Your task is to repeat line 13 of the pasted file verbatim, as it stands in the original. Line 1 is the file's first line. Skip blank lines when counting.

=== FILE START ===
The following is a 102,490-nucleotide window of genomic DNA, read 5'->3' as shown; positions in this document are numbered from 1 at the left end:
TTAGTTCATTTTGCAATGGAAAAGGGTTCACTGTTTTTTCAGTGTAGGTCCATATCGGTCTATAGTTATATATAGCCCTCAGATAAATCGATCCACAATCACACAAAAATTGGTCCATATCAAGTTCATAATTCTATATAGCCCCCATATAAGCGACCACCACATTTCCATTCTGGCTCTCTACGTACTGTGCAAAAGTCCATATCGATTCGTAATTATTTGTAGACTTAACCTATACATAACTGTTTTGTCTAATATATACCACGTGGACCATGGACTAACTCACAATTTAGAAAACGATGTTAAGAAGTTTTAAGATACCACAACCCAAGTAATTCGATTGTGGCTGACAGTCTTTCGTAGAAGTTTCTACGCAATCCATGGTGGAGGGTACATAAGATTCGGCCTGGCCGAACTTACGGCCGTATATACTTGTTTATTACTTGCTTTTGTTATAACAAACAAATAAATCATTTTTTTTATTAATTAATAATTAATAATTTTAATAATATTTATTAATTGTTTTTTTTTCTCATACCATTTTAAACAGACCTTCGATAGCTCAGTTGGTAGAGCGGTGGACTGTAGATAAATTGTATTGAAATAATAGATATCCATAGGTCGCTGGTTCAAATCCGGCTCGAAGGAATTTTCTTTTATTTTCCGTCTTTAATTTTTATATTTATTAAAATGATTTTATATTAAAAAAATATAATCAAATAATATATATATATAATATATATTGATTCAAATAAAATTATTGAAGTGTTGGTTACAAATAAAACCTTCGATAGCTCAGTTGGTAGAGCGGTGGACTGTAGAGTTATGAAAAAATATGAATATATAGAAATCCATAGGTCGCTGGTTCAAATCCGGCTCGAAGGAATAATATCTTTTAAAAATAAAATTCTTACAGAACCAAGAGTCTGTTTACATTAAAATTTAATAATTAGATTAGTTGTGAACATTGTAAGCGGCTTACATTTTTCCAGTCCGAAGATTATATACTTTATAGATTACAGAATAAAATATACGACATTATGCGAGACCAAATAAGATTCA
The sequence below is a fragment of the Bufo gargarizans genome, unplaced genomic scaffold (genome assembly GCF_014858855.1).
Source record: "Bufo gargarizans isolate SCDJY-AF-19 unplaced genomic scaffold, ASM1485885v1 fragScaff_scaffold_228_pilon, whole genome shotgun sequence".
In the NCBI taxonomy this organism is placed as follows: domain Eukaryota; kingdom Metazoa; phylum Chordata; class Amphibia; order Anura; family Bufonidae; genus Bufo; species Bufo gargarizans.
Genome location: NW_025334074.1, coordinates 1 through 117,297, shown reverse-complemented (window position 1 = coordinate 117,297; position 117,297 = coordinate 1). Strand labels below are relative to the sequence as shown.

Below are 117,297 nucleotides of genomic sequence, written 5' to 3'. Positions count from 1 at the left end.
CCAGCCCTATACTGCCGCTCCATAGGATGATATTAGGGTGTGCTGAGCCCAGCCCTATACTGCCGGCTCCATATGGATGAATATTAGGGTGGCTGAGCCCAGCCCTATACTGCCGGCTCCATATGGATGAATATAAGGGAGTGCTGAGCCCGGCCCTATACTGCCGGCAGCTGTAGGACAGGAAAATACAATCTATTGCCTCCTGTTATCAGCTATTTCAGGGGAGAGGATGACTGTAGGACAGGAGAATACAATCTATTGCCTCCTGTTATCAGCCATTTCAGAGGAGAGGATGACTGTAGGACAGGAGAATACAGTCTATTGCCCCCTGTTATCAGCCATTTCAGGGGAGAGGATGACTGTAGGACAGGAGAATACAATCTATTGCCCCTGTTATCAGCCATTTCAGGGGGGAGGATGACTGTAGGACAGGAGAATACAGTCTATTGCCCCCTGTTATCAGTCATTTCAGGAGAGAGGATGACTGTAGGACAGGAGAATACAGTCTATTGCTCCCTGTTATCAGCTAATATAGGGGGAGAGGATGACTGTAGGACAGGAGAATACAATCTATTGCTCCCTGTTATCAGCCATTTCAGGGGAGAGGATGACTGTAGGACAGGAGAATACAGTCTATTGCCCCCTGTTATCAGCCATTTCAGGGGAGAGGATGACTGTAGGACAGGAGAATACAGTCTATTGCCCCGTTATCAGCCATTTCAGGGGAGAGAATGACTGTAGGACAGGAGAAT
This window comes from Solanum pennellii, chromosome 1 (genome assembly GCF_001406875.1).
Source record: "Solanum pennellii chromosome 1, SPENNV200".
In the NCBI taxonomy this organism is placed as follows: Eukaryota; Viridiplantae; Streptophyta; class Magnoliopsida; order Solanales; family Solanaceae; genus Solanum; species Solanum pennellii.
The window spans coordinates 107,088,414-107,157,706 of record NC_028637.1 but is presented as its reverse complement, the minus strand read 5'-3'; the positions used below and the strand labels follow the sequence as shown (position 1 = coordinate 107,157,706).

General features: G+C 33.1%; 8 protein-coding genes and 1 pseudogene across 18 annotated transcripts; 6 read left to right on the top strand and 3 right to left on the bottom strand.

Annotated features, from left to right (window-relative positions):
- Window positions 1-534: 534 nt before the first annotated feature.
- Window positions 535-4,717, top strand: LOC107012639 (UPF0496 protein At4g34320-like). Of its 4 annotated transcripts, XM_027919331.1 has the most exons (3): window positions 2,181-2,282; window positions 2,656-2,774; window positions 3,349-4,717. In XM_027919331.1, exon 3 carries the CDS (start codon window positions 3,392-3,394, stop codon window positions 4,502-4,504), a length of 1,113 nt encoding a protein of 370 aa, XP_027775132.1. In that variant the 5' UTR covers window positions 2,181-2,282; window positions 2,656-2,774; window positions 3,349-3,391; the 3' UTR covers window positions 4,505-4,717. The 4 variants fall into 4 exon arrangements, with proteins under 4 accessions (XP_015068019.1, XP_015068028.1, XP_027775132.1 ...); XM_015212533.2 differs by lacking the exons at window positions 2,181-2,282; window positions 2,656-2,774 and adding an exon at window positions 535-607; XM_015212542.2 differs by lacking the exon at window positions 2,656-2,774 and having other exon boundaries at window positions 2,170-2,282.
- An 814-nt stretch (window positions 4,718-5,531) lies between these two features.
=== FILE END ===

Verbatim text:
General features: G+C 33.1%; 8 protein-coding genes and 1 pseudogene across 18 annotated transcripts; 6 read left to right on the top strand and 3 right to left on the bottom strand.